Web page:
This alert is intended for non-PRC owners and charterers who may or have time-chartered vessels to PRC entities.

There are two PRC tax regimes that levy taxes against hire payments made by PRC time-charterers, the Enterprise Income Tax ("EIT") and the Business Tax ("BT"). Previously, hire payments made to foreign (non-PRC) entities had enjoyed the benefit of certain long-standing exemptions from these PRC tax regimes. However, these exemptions were removed in recent years following the introduction of new laws and regulations in relation to EIT and BT. Unfortunately, a recent flurry of enquiries suggests that these changes have not yet become common knowledge within the shipping community; which might leave some owners inadequately protected by the terms of any time-charter negotiated.

It is therefore strongly suggested that any non-PRC entity should acquaint themselves with the operation of these tax regimes before time-chartering a vessel to PRC entities, noting inter alia that:

(a) both regimes impose a duty on the PRC charterer to withhold tax from each tranche of hire paid (which might together amount to 15% of the hire paid);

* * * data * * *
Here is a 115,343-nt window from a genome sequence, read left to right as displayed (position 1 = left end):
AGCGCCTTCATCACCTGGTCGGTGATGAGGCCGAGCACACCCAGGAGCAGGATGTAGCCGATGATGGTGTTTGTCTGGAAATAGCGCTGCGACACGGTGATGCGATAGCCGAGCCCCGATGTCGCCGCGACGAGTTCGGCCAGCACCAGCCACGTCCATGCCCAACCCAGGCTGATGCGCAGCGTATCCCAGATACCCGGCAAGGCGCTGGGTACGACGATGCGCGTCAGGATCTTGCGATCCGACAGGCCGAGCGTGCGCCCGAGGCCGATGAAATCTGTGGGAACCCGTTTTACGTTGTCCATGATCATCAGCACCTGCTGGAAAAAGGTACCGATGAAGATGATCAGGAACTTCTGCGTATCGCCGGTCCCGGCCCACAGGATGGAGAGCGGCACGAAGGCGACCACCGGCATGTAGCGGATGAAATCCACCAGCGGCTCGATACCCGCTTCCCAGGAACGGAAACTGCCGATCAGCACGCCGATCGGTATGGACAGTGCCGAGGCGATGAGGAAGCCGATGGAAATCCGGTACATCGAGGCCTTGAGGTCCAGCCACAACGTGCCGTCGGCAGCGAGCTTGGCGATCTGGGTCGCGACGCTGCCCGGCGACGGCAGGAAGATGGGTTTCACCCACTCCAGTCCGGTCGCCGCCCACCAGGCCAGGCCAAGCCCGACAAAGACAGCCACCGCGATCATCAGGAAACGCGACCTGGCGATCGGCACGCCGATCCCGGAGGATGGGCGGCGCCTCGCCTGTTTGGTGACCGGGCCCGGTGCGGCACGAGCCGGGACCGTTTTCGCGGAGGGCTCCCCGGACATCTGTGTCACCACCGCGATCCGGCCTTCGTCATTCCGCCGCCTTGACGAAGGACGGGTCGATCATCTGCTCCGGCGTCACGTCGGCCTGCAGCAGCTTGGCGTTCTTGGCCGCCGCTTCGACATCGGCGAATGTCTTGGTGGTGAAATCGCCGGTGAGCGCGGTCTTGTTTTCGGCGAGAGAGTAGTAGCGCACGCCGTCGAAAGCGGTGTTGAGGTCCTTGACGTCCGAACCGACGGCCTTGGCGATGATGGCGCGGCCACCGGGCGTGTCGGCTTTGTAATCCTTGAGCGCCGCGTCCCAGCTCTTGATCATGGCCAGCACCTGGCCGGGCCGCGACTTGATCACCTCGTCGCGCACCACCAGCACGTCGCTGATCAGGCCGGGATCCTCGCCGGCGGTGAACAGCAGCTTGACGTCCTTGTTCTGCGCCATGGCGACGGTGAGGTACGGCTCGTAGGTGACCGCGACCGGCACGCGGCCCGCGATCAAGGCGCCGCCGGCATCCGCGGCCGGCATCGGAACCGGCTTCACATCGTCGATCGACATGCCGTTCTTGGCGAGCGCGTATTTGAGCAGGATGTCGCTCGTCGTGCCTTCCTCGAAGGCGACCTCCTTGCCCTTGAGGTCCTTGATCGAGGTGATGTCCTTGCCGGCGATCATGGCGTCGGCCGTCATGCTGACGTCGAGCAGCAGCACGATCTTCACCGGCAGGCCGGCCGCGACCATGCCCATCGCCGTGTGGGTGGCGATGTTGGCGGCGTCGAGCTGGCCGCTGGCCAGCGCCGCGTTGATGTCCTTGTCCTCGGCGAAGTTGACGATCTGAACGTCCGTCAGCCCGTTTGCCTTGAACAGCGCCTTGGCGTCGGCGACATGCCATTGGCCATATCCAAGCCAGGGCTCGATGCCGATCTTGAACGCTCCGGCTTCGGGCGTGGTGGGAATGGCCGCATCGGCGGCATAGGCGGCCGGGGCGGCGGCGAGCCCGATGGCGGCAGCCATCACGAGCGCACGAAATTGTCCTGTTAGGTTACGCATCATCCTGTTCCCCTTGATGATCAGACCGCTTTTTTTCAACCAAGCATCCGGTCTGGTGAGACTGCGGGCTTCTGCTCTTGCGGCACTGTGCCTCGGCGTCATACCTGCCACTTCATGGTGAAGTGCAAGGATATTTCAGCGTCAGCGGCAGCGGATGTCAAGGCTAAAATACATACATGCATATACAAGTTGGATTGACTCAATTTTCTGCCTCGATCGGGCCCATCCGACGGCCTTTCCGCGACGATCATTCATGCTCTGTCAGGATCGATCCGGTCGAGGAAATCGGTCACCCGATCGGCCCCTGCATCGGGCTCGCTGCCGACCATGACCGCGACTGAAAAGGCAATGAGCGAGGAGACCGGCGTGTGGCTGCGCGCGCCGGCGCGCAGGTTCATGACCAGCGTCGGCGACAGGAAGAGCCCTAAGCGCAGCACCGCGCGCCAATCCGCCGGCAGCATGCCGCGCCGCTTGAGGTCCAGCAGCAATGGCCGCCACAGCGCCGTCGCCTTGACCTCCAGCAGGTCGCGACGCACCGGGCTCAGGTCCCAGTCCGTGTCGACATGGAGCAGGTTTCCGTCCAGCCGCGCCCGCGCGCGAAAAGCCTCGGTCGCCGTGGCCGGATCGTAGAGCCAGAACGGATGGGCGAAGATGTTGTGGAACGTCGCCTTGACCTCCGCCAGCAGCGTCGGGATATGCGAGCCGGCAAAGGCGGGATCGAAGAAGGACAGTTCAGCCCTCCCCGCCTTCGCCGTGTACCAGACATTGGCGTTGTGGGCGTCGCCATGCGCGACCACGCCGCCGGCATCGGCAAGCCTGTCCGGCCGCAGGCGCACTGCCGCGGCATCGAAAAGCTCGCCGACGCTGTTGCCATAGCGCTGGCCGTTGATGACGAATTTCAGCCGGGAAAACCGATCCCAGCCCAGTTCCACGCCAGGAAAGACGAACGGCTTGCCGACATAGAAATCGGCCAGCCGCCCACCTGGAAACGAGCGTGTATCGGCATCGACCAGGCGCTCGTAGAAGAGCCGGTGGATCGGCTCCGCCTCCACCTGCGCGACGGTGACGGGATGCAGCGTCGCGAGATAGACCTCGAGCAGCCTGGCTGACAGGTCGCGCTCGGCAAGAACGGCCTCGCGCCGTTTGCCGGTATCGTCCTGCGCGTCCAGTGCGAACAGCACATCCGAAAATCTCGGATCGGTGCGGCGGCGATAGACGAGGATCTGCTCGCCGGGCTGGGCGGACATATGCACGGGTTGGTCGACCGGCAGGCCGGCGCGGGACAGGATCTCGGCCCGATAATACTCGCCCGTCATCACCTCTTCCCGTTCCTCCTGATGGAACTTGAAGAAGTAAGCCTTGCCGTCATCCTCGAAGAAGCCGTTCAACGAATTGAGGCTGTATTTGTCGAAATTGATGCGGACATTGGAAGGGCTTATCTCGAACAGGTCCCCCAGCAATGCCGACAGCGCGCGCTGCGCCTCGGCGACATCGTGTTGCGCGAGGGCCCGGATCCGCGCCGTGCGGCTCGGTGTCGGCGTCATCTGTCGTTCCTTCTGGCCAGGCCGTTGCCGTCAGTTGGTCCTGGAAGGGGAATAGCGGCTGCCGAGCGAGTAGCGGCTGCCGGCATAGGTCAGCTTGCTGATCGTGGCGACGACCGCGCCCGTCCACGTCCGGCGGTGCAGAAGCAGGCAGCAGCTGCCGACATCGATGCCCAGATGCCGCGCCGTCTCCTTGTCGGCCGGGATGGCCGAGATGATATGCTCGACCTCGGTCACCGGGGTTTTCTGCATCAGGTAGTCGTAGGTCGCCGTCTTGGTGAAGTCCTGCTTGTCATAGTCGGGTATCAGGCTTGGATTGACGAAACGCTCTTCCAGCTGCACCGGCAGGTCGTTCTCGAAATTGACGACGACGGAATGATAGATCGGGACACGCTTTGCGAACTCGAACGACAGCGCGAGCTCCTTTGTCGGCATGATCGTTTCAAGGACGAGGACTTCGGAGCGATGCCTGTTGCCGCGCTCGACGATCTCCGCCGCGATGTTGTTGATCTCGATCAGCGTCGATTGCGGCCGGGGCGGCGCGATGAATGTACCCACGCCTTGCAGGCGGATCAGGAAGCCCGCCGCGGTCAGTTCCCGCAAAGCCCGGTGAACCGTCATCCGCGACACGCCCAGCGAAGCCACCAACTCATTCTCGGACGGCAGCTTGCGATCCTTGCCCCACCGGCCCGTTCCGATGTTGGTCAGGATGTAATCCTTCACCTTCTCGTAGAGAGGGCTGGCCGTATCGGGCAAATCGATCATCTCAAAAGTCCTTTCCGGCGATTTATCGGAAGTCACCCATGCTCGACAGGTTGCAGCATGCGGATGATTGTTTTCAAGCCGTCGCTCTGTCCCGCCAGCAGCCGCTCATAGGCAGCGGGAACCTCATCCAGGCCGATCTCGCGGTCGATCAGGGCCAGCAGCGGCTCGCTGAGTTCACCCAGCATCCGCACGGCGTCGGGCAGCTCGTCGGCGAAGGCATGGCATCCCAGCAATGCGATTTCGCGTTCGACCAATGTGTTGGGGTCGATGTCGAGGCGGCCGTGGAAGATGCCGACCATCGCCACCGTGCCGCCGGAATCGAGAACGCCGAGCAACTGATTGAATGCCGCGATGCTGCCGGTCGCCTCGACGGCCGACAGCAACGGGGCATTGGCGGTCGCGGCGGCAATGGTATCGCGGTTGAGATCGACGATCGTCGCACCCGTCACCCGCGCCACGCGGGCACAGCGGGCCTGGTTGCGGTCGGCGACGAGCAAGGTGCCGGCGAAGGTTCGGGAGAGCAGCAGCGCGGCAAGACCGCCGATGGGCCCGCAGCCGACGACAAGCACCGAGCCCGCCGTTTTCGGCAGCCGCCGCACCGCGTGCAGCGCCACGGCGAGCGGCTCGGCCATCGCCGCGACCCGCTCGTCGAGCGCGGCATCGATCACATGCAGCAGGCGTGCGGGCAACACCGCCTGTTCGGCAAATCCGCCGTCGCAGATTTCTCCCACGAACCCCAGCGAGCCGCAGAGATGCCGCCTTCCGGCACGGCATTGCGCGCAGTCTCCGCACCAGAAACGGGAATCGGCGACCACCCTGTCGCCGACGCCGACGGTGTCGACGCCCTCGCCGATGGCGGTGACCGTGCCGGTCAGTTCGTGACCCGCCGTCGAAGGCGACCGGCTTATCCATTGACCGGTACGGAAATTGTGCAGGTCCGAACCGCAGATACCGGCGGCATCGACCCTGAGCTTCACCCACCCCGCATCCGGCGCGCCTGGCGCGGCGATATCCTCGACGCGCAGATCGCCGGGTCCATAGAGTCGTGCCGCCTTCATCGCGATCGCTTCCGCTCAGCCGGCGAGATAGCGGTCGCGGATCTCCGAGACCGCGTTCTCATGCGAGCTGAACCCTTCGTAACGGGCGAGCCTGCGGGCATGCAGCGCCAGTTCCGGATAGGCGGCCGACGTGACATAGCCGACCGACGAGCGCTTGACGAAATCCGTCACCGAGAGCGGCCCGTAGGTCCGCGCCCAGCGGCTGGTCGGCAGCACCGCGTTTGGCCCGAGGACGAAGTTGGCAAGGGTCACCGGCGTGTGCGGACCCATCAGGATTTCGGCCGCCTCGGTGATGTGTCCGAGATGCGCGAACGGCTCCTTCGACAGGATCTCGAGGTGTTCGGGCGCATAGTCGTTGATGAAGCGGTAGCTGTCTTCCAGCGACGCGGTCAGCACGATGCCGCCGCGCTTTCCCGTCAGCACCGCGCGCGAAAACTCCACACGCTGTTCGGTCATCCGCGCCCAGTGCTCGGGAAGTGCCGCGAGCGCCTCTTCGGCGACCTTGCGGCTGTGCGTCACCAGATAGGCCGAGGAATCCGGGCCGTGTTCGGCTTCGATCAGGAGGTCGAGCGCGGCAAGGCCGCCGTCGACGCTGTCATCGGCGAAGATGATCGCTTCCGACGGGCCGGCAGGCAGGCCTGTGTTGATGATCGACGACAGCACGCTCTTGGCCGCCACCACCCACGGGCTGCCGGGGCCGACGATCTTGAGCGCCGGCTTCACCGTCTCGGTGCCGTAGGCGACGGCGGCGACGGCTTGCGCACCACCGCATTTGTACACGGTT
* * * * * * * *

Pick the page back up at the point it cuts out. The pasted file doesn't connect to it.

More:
(b) the consequences of a PRC charterer failing to withhold tax, or failing to account to the PRC tax bureau for the same, may lead to sanctions being imposed upon the PRC charterer and the owner (as the tax-payer); and

(c) aside from the imposition of fines for late payment, the available sanctions include enforcement measures that allow for recovery of unpaid tax from any payments of hire by another PRC charterer to the owner.

Further, if under the charterparty the tax liability falls to the charterers, the owners should be careful to ensure that the mechanism by which this is addressed operates so that: (i) the owner receives the agreed amount of hire (without deduction for the tax levied); (ii) the charterer accounts to the tax bureau for the tax levied; (iii) it will not be considered to amount to tax evasion; and (iv) the owner has the benefit of an indemnity from the charterer.

Whilst we are able to advise clients on the drafting or interpretation of charter-party terms in relation to these tax regimes, this alert is not intended to be and should not be construed in any way as providing tax advice. However, we are able to assist in obtaining tax advice for clients. 

The content of this article is intended to provide a general guide to the subject matter. Specialist advice should be sought about your specific circumstances.